had received some information in regard to that list, which he would put into the hand of the noble and learned Lord; and he begged the noble and learned Lord to look into that communication, and then judge whether he was not likely to have been deceived by the mode which he had adopted to obtain his information. He would place that communication in the hands of the noble and learned Lord, with the hope that it would open his eyes to the bad effects likely to arise from seeking to obtain information from the description of persons to whom he had alluded, and who, he contended, were unqualified to give a sound and impartial opinion on the subject. He would insist that the law intended, and Parliament had expressed its decided opinion on the subject, that those officers ought not to be political, and that the magistrates ought not to be selected from party or political motives. Parliament had clearly declared its opinion on this point by a clause in the English Corporation Bill. An attempt was made to give, by that bill, a power to the corporations to recommend the magistrates to be appointed for those corporations; but, by a clause which was moved in that House, and agreed to in the other House of Parliament, it was decided that the corporations should have no such power. He was aware, that a noble Lord in the other House had contended for extending such a power to the corporations; but Parliament decided otherwise, and held, that the magistrates should not be selected from political motives, and that they ought to be kept, as far as possible, clear from party. Such was the law, and such was the declaration of Parliament; and he contended, that the principle upon which Parliament had acted, was the only principle by which they could secure the pure administration of justice. He was always unwilling to enter upon such discussions as the present, as he was aware, that they were generally painful, while they led to no results. The noble and learned Lord had said, that he would persevere in the same course which he had hitherto pursued. Be it so; and all that he would say was, that as custos rottdorum, he could not prevent himself from feeling a strong want of confidence in such a mode of performing the duties of the noble Lord's high office, as the noble and learned Lord had described. His object was, to have men of respectability appointed to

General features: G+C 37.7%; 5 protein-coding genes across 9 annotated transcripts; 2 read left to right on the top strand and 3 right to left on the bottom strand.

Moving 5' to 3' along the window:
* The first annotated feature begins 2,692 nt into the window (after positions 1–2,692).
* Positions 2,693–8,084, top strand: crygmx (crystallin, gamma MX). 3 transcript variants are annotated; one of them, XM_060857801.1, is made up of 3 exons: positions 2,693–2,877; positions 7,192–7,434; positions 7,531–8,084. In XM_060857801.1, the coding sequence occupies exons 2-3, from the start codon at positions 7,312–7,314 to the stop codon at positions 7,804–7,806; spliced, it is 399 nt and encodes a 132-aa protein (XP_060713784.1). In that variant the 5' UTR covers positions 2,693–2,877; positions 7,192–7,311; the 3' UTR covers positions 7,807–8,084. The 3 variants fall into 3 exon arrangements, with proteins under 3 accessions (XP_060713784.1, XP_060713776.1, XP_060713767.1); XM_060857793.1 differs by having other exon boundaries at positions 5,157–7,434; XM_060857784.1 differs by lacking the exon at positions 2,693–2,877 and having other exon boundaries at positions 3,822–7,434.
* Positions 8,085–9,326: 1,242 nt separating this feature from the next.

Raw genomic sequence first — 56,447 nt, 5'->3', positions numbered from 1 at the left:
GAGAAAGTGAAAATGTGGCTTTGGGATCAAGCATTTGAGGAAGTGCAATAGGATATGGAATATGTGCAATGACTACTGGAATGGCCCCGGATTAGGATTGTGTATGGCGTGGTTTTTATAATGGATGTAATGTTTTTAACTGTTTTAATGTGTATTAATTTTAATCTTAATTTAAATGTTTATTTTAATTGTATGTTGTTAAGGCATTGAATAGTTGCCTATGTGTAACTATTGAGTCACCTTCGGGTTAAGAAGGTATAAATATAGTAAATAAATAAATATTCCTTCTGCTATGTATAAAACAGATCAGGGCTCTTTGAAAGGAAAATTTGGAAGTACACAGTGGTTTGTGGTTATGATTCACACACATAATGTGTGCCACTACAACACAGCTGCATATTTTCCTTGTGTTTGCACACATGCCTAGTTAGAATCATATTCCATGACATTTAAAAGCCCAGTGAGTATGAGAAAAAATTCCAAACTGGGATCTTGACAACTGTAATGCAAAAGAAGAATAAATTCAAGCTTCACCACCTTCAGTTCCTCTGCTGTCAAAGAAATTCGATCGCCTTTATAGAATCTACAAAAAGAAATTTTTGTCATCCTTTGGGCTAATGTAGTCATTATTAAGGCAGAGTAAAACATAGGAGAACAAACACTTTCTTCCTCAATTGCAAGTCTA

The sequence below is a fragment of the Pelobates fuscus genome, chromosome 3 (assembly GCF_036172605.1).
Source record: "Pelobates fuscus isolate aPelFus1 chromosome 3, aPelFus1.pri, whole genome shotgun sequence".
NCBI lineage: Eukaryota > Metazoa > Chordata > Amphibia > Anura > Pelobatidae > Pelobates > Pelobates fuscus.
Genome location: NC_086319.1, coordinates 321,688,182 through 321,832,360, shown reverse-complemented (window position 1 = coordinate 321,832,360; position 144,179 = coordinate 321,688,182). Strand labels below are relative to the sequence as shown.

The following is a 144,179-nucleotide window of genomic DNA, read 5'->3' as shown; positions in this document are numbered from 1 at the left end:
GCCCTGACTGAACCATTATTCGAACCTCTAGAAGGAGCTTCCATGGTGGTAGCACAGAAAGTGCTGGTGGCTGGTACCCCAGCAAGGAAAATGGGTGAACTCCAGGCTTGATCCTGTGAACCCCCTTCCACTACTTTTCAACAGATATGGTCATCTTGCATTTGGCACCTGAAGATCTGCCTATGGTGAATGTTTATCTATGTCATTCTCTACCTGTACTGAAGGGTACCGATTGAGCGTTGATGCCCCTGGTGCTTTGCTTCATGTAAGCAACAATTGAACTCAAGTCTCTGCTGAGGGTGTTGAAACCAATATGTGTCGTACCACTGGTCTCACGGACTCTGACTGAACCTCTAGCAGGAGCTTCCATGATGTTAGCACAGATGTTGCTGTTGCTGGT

the magistracy, and their Lordships might assure themselves, that the public would ultimately feel, that those who wished to keep the magistrates clear of party and uninfluenced by political motives, and to select the justices of the peace from the persons of the greatest influence in the country, were the best friends of their country.